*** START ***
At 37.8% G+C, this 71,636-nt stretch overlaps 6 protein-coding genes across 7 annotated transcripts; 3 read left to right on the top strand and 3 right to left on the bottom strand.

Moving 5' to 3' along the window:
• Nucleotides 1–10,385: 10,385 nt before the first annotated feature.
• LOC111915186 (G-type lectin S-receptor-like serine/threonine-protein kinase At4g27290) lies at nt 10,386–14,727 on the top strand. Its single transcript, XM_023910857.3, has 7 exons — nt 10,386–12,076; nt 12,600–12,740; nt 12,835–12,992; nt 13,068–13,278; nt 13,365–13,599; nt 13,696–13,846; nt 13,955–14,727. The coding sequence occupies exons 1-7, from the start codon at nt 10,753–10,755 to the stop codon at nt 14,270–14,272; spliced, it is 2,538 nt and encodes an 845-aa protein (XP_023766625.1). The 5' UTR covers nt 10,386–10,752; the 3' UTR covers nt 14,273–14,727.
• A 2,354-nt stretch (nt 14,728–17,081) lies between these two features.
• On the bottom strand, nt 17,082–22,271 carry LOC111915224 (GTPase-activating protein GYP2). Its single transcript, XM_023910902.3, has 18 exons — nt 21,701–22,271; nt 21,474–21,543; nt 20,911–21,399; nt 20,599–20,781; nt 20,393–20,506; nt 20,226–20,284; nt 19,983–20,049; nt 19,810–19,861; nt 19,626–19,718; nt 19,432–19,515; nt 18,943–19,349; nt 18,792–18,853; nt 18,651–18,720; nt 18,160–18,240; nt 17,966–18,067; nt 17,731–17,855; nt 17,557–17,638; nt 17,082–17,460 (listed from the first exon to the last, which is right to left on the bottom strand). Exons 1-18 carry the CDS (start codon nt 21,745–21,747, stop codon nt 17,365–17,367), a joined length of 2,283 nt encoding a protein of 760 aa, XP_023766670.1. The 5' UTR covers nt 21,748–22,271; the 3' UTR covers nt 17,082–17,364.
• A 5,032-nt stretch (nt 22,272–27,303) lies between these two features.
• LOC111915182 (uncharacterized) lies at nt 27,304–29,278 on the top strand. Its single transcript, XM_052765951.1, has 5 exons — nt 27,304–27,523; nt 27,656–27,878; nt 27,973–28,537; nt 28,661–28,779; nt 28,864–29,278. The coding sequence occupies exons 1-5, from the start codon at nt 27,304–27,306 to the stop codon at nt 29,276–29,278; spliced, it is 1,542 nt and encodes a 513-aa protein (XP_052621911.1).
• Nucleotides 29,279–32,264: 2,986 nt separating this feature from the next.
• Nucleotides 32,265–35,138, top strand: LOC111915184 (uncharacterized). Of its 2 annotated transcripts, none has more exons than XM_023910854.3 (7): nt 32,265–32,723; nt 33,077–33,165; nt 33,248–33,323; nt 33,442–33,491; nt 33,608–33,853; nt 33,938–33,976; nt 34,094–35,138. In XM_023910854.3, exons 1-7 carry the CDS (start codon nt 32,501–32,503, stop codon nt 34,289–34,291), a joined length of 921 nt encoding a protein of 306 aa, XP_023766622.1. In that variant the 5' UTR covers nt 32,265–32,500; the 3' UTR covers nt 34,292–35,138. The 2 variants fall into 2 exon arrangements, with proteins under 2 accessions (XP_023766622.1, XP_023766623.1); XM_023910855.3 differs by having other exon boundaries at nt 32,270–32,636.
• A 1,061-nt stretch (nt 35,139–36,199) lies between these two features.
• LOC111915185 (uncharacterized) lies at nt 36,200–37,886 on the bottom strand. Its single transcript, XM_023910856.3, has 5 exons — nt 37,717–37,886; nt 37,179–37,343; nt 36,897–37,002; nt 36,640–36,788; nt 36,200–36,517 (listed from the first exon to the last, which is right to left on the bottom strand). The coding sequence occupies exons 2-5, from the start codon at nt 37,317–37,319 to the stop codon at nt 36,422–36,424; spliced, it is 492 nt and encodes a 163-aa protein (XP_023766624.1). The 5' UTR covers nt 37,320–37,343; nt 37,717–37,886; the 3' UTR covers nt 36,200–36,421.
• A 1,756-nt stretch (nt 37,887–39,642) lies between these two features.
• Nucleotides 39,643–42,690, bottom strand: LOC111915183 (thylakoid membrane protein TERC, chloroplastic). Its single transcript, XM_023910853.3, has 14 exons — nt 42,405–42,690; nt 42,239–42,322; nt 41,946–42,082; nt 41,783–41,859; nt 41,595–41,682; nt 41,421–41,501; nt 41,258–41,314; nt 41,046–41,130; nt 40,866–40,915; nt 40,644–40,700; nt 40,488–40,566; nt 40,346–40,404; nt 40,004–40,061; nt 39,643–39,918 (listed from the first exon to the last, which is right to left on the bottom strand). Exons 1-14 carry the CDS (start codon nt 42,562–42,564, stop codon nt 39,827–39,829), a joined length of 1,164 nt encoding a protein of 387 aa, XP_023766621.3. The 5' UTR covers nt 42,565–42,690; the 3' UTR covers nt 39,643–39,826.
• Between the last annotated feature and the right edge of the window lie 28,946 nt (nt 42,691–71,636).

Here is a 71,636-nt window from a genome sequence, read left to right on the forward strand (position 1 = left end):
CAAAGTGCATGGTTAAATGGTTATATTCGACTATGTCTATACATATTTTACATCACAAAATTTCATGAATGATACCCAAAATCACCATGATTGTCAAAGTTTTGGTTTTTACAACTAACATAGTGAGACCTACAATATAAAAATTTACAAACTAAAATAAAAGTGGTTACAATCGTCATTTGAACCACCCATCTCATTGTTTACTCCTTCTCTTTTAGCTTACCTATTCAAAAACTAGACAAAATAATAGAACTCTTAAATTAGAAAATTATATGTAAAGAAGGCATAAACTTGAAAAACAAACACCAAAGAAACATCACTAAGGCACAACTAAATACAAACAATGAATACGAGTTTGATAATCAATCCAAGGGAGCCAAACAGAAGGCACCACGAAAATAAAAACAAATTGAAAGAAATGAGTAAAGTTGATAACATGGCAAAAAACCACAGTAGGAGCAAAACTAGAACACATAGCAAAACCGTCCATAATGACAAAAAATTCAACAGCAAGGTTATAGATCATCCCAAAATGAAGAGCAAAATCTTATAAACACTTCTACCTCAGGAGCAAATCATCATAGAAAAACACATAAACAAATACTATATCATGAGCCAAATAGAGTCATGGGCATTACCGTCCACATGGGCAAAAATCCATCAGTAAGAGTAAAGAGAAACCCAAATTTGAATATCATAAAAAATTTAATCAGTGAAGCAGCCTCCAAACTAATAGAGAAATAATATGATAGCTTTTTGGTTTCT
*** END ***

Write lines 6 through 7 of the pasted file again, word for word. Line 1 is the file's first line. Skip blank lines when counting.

• On the bottom strand, nt 17,082–22,271 carry LOC111915224 (GTPase-activating protein GYP2). Its single transcript, XM_023910902.3, has 18 exons — nt 21,701–22,271; nt 21,474–21,543; nt 20,911–21,399; nt 20,599–20,781; nt 20,393–20,506; nt 20,226–20,284; nt 19,983–20,049; nt 19,810–19,861; nt 19,626–19,718; nt 19,432–19,515; nt 18,943–19,349; nt 18,792–18,853; nt 18,651–18,720; nt 18,160–18,240; nt 17,966–18,067; nt 17,731–17,855; nt 17,557–17,638; nt 17,082–17,460 (listed from the first exon to the last, which is right to left on the bottom strand). Exons 1-18 carry the CDS (start codon nt 21,745–21,747, stop codon nt 17,365–17,367), a joined length of 2,283 nt encoding a protein of 760 aa, XP_023766670.1. The 5' UTR covers nt 21,748–22,271; the 3' UTR covers nt 17,082–17,364.
• A 5,032-nt stretch (nt 22,272–27,303) lies between these two features.